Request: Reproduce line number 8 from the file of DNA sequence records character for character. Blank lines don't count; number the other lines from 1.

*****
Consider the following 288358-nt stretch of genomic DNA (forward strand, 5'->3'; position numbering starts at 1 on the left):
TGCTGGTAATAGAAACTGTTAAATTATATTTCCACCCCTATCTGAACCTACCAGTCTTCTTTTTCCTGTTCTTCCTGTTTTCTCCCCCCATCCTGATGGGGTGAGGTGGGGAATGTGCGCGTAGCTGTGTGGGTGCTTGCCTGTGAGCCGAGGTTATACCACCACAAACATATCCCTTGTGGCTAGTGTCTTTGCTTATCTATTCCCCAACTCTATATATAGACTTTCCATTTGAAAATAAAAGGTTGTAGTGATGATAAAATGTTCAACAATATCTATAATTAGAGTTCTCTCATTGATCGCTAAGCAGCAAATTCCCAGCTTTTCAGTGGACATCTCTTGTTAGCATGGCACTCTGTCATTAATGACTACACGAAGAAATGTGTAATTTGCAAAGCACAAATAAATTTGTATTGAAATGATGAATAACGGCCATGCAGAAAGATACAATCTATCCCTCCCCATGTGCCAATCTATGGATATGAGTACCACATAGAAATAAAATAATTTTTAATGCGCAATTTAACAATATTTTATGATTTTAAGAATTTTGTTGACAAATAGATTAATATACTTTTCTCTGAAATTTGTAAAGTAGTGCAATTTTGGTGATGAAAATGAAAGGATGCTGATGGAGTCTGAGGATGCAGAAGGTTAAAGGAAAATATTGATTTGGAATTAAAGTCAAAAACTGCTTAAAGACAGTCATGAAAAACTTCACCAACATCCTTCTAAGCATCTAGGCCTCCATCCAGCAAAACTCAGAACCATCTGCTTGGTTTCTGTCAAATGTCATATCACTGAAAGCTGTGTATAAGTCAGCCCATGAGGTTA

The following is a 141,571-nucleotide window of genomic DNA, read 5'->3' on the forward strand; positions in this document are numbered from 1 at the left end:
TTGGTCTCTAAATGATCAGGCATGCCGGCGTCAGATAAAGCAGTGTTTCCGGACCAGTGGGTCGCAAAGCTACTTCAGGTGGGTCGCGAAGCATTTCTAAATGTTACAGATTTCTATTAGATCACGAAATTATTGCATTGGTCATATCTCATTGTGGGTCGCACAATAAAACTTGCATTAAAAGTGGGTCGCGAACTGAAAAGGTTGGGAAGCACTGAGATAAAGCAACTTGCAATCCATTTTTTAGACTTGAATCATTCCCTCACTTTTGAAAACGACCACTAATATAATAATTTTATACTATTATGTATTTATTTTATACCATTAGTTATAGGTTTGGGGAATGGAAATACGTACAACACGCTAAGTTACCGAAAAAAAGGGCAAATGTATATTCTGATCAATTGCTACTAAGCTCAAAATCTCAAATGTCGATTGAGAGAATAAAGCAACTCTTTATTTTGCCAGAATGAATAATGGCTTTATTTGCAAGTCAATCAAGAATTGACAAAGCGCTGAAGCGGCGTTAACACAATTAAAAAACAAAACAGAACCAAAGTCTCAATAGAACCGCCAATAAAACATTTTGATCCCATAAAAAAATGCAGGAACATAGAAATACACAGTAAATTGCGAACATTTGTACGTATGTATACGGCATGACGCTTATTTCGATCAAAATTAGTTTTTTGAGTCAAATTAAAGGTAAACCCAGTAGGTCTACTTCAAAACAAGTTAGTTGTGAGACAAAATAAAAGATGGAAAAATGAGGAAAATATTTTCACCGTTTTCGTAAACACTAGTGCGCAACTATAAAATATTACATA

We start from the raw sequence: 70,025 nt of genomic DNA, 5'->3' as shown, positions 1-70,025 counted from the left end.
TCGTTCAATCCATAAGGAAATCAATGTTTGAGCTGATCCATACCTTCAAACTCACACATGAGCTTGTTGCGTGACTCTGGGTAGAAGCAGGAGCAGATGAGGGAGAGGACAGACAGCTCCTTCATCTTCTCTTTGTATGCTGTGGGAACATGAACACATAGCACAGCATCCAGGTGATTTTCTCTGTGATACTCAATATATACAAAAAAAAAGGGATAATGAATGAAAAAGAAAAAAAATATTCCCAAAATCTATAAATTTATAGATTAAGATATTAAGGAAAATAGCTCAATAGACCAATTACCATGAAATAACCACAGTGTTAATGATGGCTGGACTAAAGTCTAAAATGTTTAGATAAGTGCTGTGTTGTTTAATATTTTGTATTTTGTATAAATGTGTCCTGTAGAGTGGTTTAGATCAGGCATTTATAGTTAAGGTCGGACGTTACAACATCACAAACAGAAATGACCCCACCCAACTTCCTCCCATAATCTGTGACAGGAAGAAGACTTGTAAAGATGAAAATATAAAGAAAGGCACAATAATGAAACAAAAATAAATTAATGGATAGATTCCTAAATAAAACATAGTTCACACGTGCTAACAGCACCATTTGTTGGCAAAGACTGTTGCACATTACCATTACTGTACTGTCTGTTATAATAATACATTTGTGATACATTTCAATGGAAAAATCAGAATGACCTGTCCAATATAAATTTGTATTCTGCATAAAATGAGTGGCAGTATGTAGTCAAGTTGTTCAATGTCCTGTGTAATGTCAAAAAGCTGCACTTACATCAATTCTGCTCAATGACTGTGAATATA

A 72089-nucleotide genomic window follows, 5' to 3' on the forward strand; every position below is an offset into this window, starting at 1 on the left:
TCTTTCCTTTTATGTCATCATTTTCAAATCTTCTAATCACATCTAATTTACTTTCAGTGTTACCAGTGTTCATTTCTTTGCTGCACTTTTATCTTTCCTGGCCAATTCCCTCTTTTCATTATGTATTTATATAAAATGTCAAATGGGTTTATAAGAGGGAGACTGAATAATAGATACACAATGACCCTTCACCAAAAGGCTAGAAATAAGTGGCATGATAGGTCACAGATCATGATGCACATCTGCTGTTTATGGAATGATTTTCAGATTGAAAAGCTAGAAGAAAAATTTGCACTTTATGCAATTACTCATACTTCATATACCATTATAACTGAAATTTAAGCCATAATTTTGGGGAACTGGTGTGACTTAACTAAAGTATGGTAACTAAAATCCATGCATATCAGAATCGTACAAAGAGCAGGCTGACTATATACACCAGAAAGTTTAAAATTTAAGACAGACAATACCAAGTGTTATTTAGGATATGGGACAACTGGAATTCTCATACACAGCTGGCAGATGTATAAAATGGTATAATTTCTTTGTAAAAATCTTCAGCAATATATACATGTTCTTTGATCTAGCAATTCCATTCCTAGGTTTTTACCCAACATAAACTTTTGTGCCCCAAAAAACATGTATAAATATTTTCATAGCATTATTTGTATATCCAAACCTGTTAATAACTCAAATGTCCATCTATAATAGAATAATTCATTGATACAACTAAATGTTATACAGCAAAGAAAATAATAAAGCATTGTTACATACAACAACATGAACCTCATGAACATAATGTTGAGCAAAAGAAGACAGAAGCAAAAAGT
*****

TCTTTCCTTTTATGTCATCATTTTCAAATCTTCTAATCACATCTAATTTACTTTCAGTGTTACCAGTGTTCATTTCTTTGCTGCACTTTTATCTTTCCTGGCCAATTCCCTCTTTTCATTATGTATTTATATAAAATGTCAAATGGGTTTATAAGAGGGAGACTGAATAATAGATACACAATGACCCTTCACCAAAAGGCTAGAAATAAGTGGCATGATAGGTCACAGATCATGATGCACATCTGCTGTTTATGGAATGATTTTCAGATTGAAAAGCTAGAAGAAAAATTTGCACTTTATGCAATTACTCATACTTCATATACCATTATAACTGAAATTTAAGCCATAATTTTGGGGAACTGGTGTGACTTAACTAAAGTATGGTAACTAAAATCCATGCATATCAGAATCGTACAAAGAGCAGGCTGACTATATACACCAGAAAGTTTAAAATTTAAGACAGACAATACCAAGTGTTATTTAGGATATGGGACAACTGGAATTCTCATACACAGCTGGCAGATGTATAAAATGGTATAATTTCTTTGTAAAAATCTTCAGCAATATATACATGTTCTTTGATCTAGCAATTCCATTCCTAGGTTTTTACCCAACATAAACTTTTGTGCCCCAAAAAACATGTATAAATATTTTCATAGCATTATTTGTATATCCAAACCTGTTAATAACTCAAATGTCCATCTATAATAGAATAATTCATTGATACAACTAAATGTTATACAGCAAAGAAAATAATAAAGCATTGTTACATACAACAACATGAACCTCATGAACATAATGTTGAGCAAAAGAAGACAGAAGCAAAAAGT